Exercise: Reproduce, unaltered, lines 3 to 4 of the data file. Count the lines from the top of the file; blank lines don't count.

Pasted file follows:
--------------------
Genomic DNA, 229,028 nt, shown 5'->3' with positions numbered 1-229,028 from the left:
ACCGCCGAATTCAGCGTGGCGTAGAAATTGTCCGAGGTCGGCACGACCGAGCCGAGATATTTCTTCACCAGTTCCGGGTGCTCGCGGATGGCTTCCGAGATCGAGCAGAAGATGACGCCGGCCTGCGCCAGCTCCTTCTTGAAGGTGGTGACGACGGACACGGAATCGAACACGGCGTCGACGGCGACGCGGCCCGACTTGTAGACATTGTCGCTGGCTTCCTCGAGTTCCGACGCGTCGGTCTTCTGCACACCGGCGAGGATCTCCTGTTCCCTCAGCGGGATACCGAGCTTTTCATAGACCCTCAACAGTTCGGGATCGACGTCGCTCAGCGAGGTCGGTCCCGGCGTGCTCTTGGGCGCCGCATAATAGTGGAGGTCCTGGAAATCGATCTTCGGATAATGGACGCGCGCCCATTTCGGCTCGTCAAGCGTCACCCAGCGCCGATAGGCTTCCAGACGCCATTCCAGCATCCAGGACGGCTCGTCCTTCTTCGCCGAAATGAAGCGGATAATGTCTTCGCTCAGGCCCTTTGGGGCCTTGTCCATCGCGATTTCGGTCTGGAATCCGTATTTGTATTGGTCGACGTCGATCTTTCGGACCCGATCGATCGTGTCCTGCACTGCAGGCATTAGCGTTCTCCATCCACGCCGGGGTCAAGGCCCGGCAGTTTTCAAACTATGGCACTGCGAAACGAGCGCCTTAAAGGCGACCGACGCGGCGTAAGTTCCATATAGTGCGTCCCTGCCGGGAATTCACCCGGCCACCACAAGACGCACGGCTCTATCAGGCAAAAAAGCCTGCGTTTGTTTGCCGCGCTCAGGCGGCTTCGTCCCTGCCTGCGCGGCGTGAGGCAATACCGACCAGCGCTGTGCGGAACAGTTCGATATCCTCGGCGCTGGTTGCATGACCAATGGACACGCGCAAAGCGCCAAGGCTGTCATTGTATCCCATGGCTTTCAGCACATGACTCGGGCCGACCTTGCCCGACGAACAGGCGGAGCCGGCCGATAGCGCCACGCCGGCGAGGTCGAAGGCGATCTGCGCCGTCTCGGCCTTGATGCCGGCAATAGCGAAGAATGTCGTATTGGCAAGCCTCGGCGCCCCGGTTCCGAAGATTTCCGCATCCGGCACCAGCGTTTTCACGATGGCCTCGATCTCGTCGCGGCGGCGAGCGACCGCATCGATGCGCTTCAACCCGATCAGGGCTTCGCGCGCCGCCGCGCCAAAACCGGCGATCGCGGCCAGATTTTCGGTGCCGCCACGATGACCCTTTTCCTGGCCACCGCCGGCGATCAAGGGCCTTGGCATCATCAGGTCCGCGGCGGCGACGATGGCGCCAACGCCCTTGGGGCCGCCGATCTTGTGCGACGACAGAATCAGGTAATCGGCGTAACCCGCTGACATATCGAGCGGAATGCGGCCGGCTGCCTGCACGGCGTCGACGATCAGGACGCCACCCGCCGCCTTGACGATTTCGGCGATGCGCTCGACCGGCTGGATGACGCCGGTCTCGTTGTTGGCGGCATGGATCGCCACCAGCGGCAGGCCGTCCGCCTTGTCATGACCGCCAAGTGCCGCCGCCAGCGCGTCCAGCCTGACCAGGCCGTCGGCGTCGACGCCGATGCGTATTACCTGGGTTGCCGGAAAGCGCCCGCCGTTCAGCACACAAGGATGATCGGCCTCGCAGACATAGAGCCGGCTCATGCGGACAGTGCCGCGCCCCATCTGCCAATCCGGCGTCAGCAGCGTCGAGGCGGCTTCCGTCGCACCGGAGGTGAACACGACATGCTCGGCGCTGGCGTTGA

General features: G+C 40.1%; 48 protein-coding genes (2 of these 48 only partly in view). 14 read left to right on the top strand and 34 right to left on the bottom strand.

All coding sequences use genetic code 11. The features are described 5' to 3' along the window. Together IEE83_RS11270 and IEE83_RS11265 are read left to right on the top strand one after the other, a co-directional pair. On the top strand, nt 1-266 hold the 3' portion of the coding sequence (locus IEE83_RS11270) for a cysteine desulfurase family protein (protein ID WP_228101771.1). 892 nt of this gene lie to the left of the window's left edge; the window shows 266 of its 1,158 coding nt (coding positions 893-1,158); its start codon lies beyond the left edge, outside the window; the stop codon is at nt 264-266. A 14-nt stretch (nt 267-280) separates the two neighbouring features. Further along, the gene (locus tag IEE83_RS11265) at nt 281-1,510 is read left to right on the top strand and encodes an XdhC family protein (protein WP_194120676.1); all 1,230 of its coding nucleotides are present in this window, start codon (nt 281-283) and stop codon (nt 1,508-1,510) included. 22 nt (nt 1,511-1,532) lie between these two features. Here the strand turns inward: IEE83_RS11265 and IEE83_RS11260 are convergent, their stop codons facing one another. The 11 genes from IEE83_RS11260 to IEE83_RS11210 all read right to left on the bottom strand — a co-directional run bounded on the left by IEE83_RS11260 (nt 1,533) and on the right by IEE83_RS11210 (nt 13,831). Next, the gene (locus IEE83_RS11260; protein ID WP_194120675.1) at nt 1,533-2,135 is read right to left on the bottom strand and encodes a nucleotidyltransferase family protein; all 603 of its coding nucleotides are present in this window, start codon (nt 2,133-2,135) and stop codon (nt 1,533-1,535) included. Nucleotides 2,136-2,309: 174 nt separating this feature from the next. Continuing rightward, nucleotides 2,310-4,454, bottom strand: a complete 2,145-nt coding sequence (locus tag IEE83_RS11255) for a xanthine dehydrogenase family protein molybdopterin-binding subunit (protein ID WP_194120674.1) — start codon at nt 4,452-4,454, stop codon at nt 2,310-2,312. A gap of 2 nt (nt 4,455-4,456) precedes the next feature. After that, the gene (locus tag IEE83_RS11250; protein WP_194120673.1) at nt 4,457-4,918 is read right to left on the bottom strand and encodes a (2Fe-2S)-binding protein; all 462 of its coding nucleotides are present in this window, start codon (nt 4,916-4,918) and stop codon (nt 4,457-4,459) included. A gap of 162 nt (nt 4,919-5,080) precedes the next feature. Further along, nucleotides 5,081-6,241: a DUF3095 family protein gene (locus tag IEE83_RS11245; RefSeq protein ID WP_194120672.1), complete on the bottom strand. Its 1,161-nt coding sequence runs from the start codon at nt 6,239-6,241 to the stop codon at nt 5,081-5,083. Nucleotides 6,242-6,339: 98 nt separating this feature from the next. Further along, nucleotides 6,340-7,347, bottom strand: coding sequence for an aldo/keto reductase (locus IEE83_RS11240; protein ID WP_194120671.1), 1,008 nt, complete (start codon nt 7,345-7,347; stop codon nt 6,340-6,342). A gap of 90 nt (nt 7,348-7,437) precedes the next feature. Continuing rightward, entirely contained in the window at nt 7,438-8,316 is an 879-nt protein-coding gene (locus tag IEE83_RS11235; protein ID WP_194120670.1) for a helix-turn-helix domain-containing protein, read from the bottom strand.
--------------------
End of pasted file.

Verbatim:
General features: G+C 40.1%; 48 protein-coding genes (2 of these 48 only partly in view). 14 read left to right on the top strand and 34 right to left on the bottom strand.

All coding sequences use genetic code 11. The features are described 5' to 3' along the window. Together IEE83_RS11270 and IEE83_RS11265 are read left to right on the top strand one after the other, a co-directional pair. On the top strand, nt 1-266 hold the 3' portion of the coding sequence (locus IEE83_RS11270) for a cysteine desulfurase family protein (protein ID WP_228101771.1). 892 nt of this gene lie to the left of the window's left edge; the window shows 266 of its 1,158 coding nt (coding positions 893-1,158); its start codon lies beyond the left edge, outside the window; the stop codon is at nt 264-266. A 14-nt stretch (nt 267-280) separates the two neighbouring features. Further along, the gene (locus tag IEE83_RS11265) at nt 281-1,510 is read left to right on the top strand and encodes an XdhC family protein (protein WP_194120676.1); all 1,230 of its coding nucleotides are present in this window, start codon (nt 281-283) and stop codon (nt 1,508-1,510) included. 22 nt (nt 1,511-1,532) lie between these two features. Here the strand turns inward: IEE83_RS11265 and IEE83_RS11260 are convergent, their stop codons facing one another. The 11 genes from IEE83_RS11260 to IEE83_RS11210 all read right to left on the bottom strand — a co-directional run bounded on the left by IEE83_RS11260 (nt 1,533) and on the right by IEE83_RS11210 (nt 13,831). Next, the gene (locus IEE83_RS11260; protein ID WP_194120675.1) at nt 1,533-2,135 is read right to left on the bottom strand and encodes a nucleotidyltransferase family protein; all 603 of its coding nucleotides are present in this window, start codon (nt 2,133-2,135) and stop codon (nt 1,533-1,535) included. Nucleotides 2,136-2,309: 174 nt separating this feature from the next. Continuing rightward, nucleotides 2,310-4,454, bottom strand: a complete 2,145-nt coding sequence (locus tag IEE83_RS11255) for a xanthine dehydrogenase family protein molybdopterin-binding subunit (protein ID WP_194120674.1) — start codon at nt 4,452-4,454, stop codon at nt 2,310-2,312. A gap of 2 nt (nt 4,455-4,456) precedes the next feature. After that, the gene (locus tag IEE83_RS11250; protein WP_194120673.1) at nt 4,457-4,918 is read right to left on the bottom strand and encodes a (2Fe-2S)-binding protein; all 462 of its coding nucleotides are present in this window, start codon (nt 4,916-4,918) and stop codon (nt 4,457-4,459) included. A gap of 162 nt (nt 4,919-5,080) precedes the next feature. Further along, nucleotides 5,081-6,241: a DUF3095 family protein gene (locus tag IEE83_RS11245; RefSeq protein ID WP_194120672.1), complete on the bottom strand. Its 1,161-nt coding sequence runs from the start codon at nt 6,239-6,241 to the stop codon at nt 5,081-5,083. Nucleotides 6,242-6,339: 98 nt separating this feature from the next. Further along, nucleotides 6,340-7,347, bottom strand: coding sequence for an aldo/keto reductase (locus IEE83_RS11240; protein ID WP_194120671.1), 1,008 nt, complete (start codon nt 7,345-7,347; stop codon nt 6,340-6,342). A gap of 90 nt (nt 7,348-7,437) precedes the next feature. Continuing rightward, entirely contained in the window at nt 7,438-8,316 is an 879-nt protein-coding gene (locus tag IEE83_RS11235; protein ID WP_194120670.1) for a helix-turn-helix domain-containing protein, read from the bottom strand.